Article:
The National Association of Headteachers say school children need to be taught about the impact of porn as part of the national curriculum.

They believe much of the sex education that young people access online is 'out of date' and policy adviser Sion Humphreys said: "Children are growing up in an overtly sexualised world.

"That includes easy access to porn and they need the skills to deal with it. we would support children being taught in an age-appropriate way about the impact of pornography as part of a statutory Personal Social Health Education (PSHE) programme. "

However, the National Union of Teachers (NUT) says referring to porn in lessons is a step too far and should only be discussed if students approach it.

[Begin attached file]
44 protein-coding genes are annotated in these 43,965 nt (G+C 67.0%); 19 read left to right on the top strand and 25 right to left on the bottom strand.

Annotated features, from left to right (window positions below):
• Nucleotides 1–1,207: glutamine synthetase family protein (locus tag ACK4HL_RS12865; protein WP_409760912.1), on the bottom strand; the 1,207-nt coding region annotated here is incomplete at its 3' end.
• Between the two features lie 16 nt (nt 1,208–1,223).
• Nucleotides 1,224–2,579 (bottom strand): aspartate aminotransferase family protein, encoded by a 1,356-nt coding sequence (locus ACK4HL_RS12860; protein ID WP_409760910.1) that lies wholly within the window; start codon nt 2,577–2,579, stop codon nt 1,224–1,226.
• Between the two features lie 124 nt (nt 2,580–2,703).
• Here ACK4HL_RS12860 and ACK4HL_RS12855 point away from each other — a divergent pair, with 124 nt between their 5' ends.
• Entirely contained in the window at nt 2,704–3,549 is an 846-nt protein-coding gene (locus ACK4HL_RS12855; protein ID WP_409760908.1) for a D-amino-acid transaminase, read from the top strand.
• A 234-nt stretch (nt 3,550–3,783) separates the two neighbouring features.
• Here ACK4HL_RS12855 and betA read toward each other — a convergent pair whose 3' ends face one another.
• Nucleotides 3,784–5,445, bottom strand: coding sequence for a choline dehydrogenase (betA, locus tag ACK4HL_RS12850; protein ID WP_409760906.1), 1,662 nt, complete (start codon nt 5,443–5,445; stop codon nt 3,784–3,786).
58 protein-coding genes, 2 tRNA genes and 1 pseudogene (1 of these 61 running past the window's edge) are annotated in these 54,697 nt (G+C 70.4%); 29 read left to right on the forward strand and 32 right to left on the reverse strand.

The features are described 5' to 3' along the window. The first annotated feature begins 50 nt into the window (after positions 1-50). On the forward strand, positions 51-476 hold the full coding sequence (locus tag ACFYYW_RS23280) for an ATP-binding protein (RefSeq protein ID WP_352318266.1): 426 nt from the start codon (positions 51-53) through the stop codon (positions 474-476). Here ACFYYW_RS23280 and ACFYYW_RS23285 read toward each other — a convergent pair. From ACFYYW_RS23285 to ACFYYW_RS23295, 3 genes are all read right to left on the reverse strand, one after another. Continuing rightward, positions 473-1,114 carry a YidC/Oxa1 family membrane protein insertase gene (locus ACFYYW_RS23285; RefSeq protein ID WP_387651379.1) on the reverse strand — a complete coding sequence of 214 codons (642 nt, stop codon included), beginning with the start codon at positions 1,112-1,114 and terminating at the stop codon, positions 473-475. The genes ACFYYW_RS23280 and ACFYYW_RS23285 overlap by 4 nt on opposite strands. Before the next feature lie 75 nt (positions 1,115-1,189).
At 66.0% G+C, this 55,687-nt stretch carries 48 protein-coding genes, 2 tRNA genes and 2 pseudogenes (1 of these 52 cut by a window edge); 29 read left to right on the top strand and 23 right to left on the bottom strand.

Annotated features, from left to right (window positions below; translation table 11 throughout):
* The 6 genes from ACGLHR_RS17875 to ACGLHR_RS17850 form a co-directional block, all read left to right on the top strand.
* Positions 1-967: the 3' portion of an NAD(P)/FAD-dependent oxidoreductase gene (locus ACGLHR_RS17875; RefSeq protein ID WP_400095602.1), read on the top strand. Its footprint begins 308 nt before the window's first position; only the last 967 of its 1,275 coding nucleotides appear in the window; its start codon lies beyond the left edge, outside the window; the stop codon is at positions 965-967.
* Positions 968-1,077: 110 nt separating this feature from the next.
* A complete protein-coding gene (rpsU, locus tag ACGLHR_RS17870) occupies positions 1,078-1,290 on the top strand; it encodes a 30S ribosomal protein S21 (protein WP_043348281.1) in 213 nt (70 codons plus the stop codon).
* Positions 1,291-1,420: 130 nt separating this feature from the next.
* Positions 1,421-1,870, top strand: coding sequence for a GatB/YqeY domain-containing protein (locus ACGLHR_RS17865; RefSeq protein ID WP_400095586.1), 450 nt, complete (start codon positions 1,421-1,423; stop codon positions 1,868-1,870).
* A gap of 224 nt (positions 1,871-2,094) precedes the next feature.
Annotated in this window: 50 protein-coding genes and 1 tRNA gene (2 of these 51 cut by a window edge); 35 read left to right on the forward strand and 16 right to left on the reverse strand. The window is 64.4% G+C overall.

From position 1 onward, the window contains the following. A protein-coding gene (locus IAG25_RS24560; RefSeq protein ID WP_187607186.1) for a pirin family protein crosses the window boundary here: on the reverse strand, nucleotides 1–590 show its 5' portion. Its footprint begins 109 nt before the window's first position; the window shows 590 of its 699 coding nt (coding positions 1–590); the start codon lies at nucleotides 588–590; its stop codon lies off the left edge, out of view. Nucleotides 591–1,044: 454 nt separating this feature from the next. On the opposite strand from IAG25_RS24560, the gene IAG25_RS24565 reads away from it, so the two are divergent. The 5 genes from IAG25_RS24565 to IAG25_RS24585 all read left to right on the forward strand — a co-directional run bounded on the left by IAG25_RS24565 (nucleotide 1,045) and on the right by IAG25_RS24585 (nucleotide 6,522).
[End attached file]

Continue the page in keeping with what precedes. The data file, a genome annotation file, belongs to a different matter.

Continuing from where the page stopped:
The Department of Education don't currently have a specific policy on porn lessons but say it is up to schools to work with parents on what sort of sex education they deliver.

NAHT have suggested that lessons could start from primary school but material should be age dependent.

"Evidence suggests 10 isn't too young to start lessons on pornography, but it wouldn't be a full on lesson but the grounding would be laid down," Mr Humphreys added.

At the moment, PSHE, which includes sex and relationships education, is not compulsory in England unlike other parts of the UK.

Posted 23/10/2012 by richard.hook@pavpub.com